Why the Xilinx Alveo U280* is not appropriate for Big Data analytics

Benedetto Proietti on Team • November 5, 2020 • 9 min read

Golden Gate Bridge

In my early career, I spent several years as a compiler and developer in Microsoft C++. For the last eight years, I have worked on distributed systems and Big Data analytics.

Currently I manage Memurai, a Windows native in-memory cache compatible with Redis.

During the fall of 2019, I tried to "merge" my two different fields of experience and I bought a Xilinx Alveo U280 Data Center Accelerator Card (Alveo U280) to experiment with Big Data analytics on field-programmable gate arrays (FPGAs). For the purpose of this article, I am assuming that readers are familiar with FPGAs.

My findings after six months of working with the Alveo U280 card are presented in this article.

Defining the objective

The objective was to understand whether the Alveo U280 card (and/or any other off-the-shelf FPGA "data center" card) is an appropriate choice for Big Data computing.

My definition of Big Data is quite simple: it is a dataset with at least 1 billion rows. Smaller datasets than this fit into traditional databases.

The operation I selected for the test was an SQL JOIN operation. This is a single operation that is virtually used in any nontrivial SQL query, yet it is complex enough to give an indication of the performance level of a piece of hardware, even though the workload is not strictly SQL.

The core activity of the JOIN operation is to sort the data of the two tables that are participating in the JOIN operation. Hence, my experiment started with coding and sorting on the Alveo U280, but did not progress beyond sorting.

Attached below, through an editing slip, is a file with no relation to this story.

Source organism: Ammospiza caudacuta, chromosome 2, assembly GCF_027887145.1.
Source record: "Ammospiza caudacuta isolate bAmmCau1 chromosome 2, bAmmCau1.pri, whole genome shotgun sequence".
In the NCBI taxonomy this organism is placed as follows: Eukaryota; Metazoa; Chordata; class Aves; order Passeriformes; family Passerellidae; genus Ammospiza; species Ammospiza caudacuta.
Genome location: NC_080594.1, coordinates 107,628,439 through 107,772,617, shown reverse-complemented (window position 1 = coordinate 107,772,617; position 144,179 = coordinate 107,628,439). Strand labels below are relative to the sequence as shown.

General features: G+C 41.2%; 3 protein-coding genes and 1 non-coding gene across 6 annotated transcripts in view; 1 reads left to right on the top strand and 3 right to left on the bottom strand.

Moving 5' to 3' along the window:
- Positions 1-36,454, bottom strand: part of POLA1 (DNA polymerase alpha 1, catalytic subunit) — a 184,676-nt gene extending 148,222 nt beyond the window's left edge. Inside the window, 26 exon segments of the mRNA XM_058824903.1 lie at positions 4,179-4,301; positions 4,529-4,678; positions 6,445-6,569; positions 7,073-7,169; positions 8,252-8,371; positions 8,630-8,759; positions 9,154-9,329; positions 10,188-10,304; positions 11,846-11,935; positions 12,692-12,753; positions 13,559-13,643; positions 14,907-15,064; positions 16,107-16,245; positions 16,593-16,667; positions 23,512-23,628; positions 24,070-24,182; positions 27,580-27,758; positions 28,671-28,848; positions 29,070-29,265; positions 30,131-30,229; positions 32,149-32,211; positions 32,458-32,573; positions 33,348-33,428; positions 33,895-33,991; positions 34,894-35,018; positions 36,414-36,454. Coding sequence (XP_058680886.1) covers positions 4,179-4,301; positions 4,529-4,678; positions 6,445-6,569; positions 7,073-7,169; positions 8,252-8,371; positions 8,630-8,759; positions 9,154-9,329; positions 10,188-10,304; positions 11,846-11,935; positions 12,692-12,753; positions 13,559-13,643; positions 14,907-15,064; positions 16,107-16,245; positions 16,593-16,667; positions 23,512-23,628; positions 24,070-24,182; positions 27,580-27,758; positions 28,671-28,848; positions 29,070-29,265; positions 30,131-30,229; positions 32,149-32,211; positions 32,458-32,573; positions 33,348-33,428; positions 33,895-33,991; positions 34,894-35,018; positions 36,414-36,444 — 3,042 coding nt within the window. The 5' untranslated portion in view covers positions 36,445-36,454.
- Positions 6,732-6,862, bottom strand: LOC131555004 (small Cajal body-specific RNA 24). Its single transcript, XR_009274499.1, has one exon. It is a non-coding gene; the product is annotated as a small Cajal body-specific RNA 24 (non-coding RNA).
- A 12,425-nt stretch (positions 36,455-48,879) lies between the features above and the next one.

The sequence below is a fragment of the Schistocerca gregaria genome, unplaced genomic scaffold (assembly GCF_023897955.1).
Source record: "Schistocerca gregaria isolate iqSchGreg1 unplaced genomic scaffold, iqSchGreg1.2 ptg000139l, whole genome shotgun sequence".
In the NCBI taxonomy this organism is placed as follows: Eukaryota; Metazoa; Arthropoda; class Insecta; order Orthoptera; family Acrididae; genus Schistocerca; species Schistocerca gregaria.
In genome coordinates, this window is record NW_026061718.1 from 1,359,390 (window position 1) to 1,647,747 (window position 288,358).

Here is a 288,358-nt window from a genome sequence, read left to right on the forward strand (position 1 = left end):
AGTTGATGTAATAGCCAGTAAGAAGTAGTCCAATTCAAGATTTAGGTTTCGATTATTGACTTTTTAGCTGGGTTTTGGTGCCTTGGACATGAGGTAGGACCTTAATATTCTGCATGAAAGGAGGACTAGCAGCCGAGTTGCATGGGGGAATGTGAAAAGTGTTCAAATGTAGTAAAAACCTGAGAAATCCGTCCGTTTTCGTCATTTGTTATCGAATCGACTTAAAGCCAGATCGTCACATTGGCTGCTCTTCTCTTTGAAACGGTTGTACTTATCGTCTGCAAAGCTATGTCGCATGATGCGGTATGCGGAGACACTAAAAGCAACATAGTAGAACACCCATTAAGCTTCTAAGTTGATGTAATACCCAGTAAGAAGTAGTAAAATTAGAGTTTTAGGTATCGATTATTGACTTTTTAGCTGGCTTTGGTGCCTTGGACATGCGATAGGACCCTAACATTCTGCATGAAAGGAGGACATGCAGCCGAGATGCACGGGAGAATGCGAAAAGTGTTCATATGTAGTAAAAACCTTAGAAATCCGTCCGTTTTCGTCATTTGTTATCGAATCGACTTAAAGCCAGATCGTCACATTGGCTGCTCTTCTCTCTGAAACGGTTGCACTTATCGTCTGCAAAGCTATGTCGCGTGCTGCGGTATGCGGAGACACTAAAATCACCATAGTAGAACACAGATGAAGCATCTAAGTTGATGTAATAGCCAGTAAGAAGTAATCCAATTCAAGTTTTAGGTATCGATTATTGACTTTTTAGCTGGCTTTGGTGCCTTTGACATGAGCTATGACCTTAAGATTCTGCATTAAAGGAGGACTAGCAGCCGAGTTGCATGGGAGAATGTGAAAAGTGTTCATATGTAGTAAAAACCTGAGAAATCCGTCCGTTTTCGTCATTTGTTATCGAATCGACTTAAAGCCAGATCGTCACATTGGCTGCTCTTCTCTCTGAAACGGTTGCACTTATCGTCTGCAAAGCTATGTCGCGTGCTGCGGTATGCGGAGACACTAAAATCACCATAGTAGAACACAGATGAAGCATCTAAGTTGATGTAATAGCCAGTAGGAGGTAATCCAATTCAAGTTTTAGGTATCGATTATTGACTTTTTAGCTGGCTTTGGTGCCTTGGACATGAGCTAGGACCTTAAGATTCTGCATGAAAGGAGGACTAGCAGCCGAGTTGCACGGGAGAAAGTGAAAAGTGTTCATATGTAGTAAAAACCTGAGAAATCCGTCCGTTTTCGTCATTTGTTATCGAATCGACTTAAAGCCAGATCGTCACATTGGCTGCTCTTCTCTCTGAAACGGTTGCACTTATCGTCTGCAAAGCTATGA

The Alveo U280 architecture

Like any other FPGA data center card, the Alveo U280 is a card that is inserted into a PCIe slot in a workstation or server.

The Alveo U280 has 32GB of DDR4 memory, which is normal memory on a personal computer (PC), and inside the chip itself, it has 8GB of super advanced high bandwidth memory (HBM) (U280 architecture link). HBM is 3D stacked memory with huge memory bandwidth. It can achieve this bandwidth because of its 16 physical memory channels (32 pseudo channels). An abundance of memory channels fits well with working with Big Data datasets, which occupy large amounts of memory.

Programming model (C++ or VHDL/Verilog)

The uniqueness of modern FPGA cards (not only Xilinx but also Intel) is that they can be programmed with high-level synthesis (HLS) C++. HLS is the opposite of hardware description languages (HDL), such as VHDL or Verilog, which are lower-level languages.

Programming an FPGA card in C++ clearly reduces experimentation time, and most importantly, reduces the number of development iterations (code -> compile -> test -> fix or change -> compile -> …). It is worthwhile remembering that compiling for FPGA, either with HLS or HDL, takes a long time. With HLS C++, one is also limited in what can be used in the language (for example, one cannot experiment much with pointers). However, just the fact that functions and classes to abstract the code can be used is very useful1.